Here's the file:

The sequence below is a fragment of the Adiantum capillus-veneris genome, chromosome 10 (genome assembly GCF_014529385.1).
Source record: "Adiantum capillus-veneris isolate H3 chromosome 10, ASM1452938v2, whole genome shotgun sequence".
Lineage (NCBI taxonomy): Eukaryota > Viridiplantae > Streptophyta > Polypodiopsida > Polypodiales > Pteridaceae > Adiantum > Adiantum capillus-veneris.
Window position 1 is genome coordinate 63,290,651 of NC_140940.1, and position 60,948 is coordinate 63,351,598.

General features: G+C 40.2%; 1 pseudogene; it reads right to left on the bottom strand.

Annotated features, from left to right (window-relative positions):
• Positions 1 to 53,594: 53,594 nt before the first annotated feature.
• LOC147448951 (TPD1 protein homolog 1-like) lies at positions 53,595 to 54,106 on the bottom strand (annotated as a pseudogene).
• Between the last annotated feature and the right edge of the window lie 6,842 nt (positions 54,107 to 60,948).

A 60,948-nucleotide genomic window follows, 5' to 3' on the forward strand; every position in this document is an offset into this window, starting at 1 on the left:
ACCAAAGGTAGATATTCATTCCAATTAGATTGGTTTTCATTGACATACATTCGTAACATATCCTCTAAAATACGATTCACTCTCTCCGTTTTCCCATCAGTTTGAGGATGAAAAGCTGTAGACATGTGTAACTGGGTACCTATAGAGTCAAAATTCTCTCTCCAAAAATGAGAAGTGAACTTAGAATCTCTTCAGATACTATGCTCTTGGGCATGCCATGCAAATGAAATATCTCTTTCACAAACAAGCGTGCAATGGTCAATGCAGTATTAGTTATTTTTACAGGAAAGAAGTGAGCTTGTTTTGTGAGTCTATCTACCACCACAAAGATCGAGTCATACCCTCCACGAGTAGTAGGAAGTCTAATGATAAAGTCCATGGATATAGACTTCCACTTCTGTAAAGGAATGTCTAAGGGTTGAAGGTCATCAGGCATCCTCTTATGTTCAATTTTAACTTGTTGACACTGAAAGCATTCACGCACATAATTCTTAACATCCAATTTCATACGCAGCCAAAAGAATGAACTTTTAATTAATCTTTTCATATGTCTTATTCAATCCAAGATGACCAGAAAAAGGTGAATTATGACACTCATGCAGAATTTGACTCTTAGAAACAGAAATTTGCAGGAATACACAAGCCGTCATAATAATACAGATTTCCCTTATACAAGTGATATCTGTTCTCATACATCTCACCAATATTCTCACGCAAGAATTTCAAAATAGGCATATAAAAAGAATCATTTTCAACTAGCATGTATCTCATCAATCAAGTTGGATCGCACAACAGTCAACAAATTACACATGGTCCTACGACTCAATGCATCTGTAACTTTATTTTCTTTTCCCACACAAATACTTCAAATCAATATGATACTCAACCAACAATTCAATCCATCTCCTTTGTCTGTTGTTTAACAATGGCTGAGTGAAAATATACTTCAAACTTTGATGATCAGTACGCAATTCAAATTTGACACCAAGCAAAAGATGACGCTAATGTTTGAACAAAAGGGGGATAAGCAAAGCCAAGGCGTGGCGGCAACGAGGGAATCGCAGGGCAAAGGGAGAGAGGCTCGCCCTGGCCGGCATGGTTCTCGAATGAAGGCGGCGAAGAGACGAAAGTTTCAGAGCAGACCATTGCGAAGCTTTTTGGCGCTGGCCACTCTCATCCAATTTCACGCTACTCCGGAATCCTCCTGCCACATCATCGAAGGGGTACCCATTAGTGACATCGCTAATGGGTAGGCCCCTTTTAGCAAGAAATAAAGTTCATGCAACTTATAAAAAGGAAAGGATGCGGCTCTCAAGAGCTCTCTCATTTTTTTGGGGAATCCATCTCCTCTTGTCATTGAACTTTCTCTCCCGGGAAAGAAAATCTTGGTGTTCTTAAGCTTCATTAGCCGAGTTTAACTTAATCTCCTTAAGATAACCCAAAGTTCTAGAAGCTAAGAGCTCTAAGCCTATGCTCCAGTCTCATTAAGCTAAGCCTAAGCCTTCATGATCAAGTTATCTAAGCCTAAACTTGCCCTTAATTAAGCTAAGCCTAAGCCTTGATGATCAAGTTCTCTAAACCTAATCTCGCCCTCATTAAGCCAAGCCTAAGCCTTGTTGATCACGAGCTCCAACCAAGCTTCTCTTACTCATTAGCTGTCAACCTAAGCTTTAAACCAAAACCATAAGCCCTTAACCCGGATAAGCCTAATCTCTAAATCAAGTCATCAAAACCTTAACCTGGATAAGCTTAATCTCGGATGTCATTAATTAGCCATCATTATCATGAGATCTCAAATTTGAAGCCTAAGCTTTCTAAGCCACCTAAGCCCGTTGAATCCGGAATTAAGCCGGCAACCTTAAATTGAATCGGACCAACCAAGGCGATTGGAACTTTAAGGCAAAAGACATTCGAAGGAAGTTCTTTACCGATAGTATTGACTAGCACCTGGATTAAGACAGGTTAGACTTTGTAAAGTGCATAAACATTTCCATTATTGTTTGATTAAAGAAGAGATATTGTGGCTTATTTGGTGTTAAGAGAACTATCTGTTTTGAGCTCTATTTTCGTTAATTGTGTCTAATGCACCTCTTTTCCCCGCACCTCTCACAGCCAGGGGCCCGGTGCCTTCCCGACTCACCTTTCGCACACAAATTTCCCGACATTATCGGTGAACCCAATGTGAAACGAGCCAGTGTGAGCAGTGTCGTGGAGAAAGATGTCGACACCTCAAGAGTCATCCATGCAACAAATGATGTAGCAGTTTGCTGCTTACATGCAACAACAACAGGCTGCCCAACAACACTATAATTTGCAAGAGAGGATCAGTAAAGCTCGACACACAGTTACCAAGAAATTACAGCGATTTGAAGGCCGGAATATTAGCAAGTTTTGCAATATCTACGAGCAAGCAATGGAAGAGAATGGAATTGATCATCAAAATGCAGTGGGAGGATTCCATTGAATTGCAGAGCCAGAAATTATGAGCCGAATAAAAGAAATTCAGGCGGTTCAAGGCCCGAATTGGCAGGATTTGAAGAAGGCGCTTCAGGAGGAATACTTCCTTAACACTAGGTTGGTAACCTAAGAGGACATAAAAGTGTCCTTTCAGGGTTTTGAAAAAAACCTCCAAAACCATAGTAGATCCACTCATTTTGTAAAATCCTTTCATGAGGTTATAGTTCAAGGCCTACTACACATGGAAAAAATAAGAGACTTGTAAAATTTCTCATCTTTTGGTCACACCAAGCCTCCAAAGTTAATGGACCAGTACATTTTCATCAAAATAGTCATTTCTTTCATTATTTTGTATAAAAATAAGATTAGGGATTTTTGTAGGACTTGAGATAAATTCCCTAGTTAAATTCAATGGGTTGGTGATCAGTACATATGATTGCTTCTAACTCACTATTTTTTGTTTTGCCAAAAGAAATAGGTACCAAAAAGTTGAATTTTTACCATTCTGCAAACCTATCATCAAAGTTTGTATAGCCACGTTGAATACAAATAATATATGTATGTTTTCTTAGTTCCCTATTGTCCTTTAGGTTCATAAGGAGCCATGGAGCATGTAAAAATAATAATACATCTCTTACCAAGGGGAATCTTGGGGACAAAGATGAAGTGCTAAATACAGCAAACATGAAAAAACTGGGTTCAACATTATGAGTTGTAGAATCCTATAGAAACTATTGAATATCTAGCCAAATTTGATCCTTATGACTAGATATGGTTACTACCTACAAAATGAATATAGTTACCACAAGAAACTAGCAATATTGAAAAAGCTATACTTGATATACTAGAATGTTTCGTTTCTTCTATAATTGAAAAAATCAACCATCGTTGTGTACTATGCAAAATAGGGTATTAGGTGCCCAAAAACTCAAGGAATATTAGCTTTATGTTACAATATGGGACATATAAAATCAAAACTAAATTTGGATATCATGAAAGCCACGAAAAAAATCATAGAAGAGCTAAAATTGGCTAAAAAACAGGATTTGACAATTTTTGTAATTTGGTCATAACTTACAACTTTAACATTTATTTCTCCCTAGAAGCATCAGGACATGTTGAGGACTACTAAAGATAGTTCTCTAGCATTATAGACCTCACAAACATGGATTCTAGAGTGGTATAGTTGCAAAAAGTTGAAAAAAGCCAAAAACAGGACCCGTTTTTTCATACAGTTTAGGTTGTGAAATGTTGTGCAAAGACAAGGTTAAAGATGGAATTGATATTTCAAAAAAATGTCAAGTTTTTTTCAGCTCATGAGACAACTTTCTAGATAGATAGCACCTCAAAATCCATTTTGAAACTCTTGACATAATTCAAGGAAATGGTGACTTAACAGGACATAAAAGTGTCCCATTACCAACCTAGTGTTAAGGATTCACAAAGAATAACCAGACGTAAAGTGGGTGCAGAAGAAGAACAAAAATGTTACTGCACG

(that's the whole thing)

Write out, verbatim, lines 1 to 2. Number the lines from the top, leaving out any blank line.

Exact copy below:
The sequence below is a fragment of the Adiantum capillus-veneris genome, chromosome 10 (genome assembly GCF_014529385.1).
Source record: "Adiantum capillus-veneris isolate H3 chromosome 10, ASM1452938v2, whole genome shotgun sequence".